Politics

Indiana Dems Saw Lugar's Defeat Coming; Used Mailer to Hobble Him

The Indiana Democratic Party lavished praise on Senator Richard Lugar who was defeated Tuesday night in the Republican primary by State Treasurer Richard Mourdock.

"Like all Hoosiers, we owe Senator Lugar a debt of gratitude for his long and storied career," said Democratic Party Chairman Dan Parker.

But the fact is Parker and the Democratic Party saw Lugar's demise coming and were rooting for it...and trying to steer Lugar-friendly, Indianapolis Democratsaway from the moderate Republican Senator.

About 50,000 Indy-area Democrats were sent mailers specifically asking them to support Democratic primaries candidates including Congressman Joe Donnelly running in the un-contested party senate nomination race.

Why the mailers? Lugar was mayor of Indianapolis in the early 70's and has always enjoyed cross-party support. And the fact was the Indiana Democratic Party knew early on Lugar was more popular with Democrats than Republicans.

The state Democratic Party shared with Fox News internal polling data from January showing only 28% of Hoosier Republicans thought Lugar deserved to be re-elected. 39 percent state Democrats polled thought Lugar should get another term. (Lugar did best among Independent voters. Forty-one percent favored another six-years for Lugar.)

Although not carrying a majority in any of the three segments, Lugar's appeal across the board was a potential problem for Democrats and their senate candidate nominee Donnelly. If Lugar survived the Republican primary, he could carry his usual portion of the state's Democratic and Independent vote plus the bulk of the Republicans and win a seventh term.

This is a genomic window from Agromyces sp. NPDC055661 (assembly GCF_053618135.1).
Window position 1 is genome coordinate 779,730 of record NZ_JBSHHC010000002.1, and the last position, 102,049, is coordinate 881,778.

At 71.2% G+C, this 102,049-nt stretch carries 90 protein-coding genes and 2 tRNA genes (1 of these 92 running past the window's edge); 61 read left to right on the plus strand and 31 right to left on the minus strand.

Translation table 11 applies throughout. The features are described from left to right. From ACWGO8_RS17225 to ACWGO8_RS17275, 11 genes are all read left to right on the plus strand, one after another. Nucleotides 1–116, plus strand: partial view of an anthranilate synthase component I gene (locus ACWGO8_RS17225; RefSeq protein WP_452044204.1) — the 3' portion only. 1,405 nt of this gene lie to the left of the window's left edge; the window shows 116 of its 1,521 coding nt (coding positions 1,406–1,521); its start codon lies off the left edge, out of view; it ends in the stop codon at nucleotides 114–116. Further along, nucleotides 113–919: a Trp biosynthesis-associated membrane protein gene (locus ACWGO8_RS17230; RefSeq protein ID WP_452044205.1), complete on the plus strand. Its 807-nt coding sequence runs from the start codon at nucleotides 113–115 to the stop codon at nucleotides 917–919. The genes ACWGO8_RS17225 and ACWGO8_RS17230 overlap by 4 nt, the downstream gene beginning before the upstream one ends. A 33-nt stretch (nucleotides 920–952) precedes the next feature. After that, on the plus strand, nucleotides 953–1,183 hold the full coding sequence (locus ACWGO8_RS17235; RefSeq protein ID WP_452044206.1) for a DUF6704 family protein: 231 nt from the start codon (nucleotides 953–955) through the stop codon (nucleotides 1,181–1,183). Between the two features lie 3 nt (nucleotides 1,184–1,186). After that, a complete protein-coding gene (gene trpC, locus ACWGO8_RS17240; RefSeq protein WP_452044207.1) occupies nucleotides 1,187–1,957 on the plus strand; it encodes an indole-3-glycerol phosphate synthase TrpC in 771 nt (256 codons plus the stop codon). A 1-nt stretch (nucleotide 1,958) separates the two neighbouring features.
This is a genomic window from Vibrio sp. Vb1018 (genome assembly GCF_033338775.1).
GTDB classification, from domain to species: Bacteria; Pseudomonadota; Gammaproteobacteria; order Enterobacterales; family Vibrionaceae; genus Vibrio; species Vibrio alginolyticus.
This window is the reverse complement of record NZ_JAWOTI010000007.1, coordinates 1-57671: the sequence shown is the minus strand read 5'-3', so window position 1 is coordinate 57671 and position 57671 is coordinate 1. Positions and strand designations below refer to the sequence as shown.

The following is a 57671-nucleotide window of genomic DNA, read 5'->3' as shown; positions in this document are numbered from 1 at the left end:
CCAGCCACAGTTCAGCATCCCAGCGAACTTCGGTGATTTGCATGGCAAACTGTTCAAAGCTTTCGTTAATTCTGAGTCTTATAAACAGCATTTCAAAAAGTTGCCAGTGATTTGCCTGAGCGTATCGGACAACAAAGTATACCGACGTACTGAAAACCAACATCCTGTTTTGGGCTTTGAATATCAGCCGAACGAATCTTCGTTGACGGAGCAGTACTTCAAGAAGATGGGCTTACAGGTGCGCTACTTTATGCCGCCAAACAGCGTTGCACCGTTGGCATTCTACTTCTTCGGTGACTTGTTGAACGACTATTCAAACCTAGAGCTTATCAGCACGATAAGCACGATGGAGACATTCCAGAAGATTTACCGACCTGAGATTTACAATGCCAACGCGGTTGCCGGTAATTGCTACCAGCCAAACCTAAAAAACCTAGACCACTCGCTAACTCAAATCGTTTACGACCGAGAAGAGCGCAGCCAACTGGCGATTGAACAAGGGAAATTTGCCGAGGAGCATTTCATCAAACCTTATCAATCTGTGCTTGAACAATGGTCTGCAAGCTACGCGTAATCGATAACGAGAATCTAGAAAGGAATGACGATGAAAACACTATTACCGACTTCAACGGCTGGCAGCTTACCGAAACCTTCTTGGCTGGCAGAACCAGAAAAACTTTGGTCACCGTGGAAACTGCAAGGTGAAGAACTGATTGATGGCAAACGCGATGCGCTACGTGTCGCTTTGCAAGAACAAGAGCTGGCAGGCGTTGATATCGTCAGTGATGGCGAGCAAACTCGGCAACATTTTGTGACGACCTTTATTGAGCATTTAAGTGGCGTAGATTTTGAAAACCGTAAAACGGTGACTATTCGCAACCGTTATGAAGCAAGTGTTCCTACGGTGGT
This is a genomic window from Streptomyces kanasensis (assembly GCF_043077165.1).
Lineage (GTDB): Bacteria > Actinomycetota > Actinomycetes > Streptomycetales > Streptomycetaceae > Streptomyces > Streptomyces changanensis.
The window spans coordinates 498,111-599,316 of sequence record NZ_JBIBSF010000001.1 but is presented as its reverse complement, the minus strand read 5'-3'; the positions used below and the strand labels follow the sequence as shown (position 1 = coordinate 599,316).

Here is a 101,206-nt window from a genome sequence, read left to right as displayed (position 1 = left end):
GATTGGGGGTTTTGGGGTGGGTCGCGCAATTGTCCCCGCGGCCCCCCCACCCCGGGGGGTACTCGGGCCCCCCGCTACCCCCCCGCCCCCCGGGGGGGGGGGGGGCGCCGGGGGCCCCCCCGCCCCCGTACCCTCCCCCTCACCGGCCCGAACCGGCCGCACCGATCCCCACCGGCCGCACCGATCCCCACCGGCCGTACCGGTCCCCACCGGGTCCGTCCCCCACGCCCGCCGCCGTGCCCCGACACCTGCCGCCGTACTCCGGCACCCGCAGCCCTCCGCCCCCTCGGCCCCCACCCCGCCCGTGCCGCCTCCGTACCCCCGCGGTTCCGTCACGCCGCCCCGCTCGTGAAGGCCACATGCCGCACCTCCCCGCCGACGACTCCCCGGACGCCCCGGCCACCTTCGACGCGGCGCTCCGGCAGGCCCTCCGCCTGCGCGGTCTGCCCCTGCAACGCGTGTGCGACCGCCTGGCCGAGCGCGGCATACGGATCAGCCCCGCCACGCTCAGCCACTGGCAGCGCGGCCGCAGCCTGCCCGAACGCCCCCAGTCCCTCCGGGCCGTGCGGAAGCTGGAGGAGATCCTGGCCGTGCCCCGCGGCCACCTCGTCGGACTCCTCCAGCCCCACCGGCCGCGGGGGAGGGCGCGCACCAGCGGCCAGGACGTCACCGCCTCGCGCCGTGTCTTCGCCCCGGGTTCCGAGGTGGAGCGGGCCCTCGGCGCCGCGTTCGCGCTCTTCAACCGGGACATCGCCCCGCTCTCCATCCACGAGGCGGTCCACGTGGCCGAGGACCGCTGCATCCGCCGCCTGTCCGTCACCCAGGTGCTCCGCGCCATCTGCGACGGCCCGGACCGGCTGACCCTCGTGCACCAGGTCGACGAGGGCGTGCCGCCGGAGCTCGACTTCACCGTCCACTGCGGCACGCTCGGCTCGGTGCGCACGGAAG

A run against a more conservative Republican nominee might change the race into a more traditional left-right contest, with the real battle over voters in the middle...the Independents.

So, Lugar-friendly, Indianapolis Democrats got the gentle nudge in the form of those party mailers.

Parker also says the Lugar campaign "didn't even get the good stuff" on Mourdock.

In most federal races, parties or candidates send a "tracker" (a volunteer usually, armed with a video camera) to videotape every public event the opposing candidate has. This way a campaign can know an opponent's every comment, every movement and every unflattering moment.

"The Lugar campaign didn't send trackers," says Parker. The Indiana Democratic Party did assign trackers to shadow Mourdock who reported back there was no Lugar tracker in sight.

Now as the general election campaign begins, Donnelly and the state Democratic party has footage of Mourdock from the campaign trail, the opponent they wanted and, they believe, improved chances of snagging Dick Lugar's soon-to-be-vacated US Senate seat.

 

Steve Brown is an author, radio broadcaster and seminary professor at Reformed Theological Seminary in Orlando, Florida.